Donald Tsang

tim hamlett's hong kong

PUBLISHED : Wednesday, 28 June, 2006, 12:00am
UPDATED : Wednesday, 28 June, 2006, 12:00am

It seems that legislative councillors of all stripes have found one thing they can all agree on - the council deserves a pay rise. And the figure being put about is rather beyond the scope of the usual coy 'adjustment'. This is not a matter of covering inflation with a bit for luck. They are talking about 70 per cent. The justification for this, which no doubt looks a good deal more convincing if you are a legislative councillor than it does if you aren't, is that it would put members on a par with directorate-grade civil servants.

As an enthusiastic and indiscriminate admirer of legislative councillors - not to mention directorate-grade civil servants - let me give you folks a bit of advice. First of all, this is not a good time to discuss this particular topic. Councillors have just voted in obedient droves to finance the Donald Tsang Memorial Harbourside Erection, which will be as expensive as a small pyramid and about as much use.

A proposal to increase members' pay will need government support. If it appears that the government, fresh from the good news over the planned eyesore, is now willing to throw huge sums of money at councillors, some of us will put two and two together. No doubt the government and councillors will say that the two issues are entirely separate. Many people will not believe this.

Others will have some difficulty with the implied notion that being a legislative councillor is a full-time job. Councillors will patiently explain to anyone who is willing to listen that the Wednesday meetings of the full council are a mere iceberg tip on hours of unappreciated toil. They have to attend ... um ... committees.

Actually, this is not quite true. They can attend committees if they wish. And if not, not. Whenever I have attended a Legco committee meeting you could count the number of councillors present on the fingers of one hand. Sometimes you could count them on the fingers of one finger. Even the Finance Committee meeting to approve the Tsang monolith attracted a worse attendance than I get to classes (which, believe me, is not setting the bar very high).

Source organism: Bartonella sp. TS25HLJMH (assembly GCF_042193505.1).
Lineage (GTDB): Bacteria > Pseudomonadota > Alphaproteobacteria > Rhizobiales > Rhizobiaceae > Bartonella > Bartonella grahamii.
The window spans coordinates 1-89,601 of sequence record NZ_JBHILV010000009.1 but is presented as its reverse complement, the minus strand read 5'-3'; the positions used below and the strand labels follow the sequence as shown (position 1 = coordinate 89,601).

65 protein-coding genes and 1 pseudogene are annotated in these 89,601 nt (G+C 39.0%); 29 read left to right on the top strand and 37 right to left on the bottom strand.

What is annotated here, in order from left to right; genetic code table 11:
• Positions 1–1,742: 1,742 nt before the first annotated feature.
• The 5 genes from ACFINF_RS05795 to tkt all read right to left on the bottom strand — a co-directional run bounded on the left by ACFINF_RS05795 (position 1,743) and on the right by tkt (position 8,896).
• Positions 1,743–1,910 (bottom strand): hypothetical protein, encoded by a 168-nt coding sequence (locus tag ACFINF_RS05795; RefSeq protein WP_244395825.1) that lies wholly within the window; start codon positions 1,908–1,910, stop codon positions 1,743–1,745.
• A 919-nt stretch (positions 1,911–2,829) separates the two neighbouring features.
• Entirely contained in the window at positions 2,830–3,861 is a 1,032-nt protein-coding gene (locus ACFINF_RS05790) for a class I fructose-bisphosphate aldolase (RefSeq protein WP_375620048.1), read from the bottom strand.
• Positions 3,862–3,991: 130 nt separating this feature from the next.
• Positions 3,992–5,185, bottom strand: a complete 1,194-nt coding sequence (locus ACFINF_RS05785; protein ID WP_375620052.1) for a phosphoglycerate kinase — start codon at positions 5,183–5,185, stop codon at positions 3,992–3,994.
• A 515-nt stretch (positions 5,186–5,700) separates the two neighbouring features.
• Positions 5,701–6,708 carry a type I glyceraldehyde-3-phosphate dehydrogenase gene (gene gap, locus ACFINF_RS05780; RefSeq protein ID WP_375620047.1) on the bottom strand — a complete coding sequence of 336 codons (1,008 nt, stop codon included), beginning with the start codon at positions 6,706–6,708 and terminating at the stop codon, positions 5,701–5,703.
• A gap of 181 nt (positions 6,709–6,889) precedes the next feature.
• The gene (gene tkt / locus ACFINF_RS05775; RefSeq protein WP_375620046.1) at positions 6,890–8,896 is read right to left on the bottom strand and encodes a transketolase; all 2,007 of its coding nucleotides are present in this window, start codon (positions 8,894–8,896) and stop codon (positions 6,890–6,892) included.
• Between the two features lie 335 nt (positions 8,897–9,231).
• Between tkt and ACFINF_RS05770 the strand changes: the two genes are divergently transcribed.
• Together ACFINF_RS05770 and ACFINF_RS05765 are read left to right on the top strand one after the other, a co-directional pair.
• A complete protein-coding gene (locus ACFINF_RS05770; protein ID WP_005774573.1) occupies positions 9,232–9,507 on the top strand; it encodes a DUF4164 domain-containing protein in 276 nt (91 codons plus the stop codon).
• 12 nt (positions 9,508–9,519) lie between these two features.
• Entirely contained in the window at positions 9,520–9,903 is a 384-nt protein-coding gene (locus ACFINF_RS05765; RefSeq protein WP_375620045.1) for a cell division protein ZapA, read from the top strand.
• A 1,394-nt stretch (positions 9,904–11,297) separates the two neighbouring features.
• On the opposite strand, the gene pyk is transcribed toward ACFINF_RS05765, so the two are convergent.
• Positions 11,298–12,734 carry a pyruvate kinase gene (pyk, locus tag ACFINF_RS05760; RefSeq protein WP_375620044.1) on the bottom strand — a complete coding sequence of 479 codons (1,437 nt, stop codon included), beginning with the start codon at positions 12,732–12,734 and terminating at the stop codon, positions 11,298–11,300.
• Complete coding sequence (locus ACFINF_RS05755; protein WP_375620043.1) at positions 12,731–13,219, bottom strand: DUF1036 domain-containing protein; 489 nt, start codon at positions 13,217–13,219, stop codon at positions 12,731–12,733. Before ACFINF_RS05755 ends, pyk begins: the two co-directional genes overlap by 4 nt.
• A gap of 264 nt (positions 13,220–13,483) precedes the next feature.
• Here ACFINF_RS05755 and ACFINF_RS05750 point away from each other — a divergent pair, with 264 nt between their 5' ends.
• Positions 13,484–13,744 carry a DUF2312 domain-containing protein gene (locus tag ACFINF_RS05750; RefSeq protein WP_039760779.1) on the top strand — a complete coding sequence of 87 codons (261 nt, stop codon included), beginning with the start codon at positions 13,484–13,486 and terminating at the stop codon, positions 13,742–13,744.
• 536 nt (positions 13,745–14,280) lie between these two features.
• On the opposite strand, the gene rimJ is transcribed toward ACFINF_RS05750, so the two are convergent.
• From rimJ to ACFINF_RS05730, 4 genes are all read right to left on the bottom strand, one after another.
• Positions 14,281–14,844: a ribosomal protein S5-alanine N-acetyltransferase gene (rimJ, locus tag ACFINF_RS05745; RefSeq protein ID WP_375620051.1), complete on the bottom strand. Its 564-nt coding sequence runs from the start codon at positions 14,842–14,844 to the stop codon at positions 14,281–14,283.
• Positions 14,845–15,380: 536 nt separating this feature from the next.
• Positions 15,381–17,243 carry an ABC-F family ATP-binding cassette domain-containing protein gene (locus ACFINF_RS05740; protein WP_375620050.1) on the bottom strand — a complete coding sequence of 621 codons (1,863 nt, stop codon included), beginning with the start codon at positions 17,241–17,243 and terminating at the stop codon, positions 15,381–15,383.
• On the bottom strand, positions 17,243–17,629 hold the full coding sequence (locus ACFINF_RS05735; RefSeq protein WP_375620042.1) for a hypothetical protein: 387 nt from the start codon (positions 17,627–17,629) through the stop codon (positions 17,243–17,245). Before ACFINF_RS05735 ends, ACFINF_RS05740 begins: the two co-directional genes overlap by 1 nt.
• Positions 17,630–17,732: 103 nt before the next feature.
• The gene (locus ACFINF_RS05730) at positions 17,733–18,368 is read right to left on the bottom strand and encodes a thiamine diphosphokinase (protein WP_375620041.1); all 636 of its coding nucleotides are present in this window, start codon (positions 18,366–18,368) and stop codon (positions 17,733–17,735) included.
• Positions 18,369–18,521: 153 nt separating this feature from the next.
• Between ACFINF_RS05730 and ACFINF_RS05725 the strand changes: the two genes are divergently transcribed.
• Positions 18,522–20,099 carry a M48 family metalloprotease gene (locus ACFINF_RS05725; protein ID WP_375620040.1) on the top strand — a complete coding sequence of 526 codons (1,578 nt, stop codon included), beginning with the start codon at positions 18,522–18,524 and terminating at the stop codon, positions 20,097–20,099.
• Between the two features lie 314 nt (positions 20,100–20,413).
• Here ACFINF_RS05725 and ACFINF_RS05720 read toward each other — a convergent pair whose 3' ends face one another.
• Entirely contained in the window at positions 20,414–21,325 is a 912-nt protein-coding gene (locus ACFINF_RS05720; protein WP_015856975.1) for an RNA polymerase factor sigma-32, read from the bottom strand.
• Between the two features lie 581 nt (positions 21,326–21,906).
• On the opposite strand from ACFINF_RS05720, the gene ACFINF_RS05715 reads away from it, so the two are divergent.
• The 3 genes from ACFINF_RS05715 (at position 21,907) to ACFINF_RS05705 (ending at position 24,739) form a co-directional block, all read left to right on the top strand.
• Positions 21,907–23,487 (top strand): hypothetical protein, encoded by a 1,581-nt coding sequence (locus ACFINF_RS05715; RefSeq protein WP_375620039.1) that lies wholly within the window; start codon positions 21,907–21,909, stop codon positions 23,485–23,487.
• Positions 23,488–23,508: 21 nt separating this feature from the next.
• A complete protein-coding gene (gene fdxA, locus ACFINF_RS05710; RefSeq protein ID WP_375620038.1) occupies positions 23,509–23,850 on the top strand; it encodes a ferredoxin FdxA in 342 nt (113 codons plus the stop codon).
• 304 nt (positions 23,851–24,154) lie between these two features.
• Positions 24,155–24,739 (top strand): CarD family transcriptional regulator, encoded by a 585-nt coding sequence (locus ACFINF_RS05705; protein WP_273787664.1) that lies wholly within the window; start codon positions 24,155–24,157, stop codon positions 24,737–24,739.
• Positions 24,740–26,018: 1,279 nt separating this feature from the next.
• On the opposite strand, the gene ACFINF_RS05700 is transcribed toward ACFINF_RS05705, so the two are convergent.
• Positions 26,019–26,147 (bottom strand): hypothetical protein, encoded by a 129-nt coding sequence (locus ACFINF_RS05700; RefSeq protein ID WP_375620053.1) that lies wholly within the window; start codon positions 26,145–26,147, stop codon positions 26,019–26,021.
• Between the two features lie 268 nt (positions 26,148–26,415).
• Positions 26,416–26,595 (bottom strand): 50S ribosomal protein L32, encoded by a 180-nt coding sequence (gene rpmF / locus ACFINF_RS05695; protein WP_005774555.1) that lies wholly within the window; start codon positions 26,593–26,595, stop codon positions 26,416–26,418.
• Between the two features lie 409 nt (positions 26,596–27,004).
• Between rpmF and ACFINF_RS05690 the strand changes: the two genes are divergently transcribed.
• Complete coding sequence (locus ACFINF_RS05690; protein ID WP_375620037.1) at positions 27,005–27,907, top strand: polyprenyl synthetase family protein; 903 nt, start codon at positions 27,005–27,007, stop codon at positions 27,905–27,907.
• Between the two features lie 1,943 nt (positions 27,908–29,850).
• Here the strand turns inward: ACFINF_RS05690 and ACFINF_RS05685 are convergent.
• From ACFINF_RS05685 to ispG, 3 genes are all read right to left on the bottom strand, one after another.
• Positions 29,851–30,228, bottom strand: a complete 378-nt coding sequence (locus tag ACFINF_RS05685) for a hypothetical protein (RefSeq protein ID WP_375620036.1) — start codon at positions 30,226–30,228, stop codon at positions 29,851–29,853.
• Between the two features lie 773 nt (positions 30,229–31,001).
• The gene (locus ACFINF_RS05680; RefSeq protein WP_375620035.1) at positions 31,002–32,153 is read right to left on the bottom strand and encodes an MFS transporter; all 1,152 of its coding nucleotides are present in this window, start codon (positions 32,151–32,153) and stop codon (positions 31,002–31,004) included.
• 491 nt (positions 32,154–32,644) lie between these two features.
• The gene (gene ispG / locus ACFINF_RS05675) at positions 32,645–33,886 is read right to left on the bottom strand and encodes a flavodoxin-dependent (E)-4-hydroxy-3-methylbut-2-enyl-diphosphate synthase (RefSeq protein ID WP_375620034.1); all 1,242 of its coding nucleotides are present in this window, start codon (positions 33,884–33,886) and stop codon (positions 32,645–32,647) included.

Nine councillors had more important things to do. Sightings of some councillors are so rare that they produce a small leap in the demand for Mark Six tickets. The fact is that being a legislative councillor has one enormous difference from the jobs inflicted on the rest of us. The work is optional.

Some of the laziest councillors are also among the longest-serving. The word 'serving' is used loosely here. In any case, there is an important issue of principle involved. It is a basic tenet of military leadership studies in both the western and eastern traditions that the general should share the hardships of his troops. If they go hungry, so should he. If they sleep in the open, so should he. And so on. Legislators should subject themselves to the same hardships as they arrange for the rest of us.

It is a pity they do not have a proper pension scheme. But who does? Let them rely on the Mandatory Provident Fund. That is what they supply for us. Their offices are cramped. Well, I am willing to bet they are larger than the space allocation for four people in public housing - in which the family is supposed to live, not just read white papers to itself. This line of thought suggests two alternative ways of determining legislative pay.

They could be given the average Hong Kong income, thereby deriving a magnificent incentive to do better by us all. Or they could, in the best Hong Kong tradition, be left to the tender mercies of the marketplace.

Unfortunately, we cannot simply outsource the job and give it to the bidder offering the lowest tender. This is a procedure our leaders are happy to inflict on other people, but councillors really have to be chosen by some sort of election.

It appears, though, that there is currently a good balance between supply and demand. There is no shortage of eager would-be councillors at present rates of pay. A salary increase might attract better candidates. It might just attract greedier ones.

I am not sure that quality is particularly desirable, anyway. The council has been carefully designed so that its composition, elections, procedures and powers leave members with the bare minimum of real power required to produce the appearance of a democratic system without the inconvenient reality.

Legislative councillors are the constitutional equivalent of the four ladies who stand behind the king in Cantonese opera movies. They are there to provide an aesthetic gloss on the exercise of autocratic power. Do not overestimate your importance, girls.

Kevin Sinclair is ill but he will continue his On The Spot forum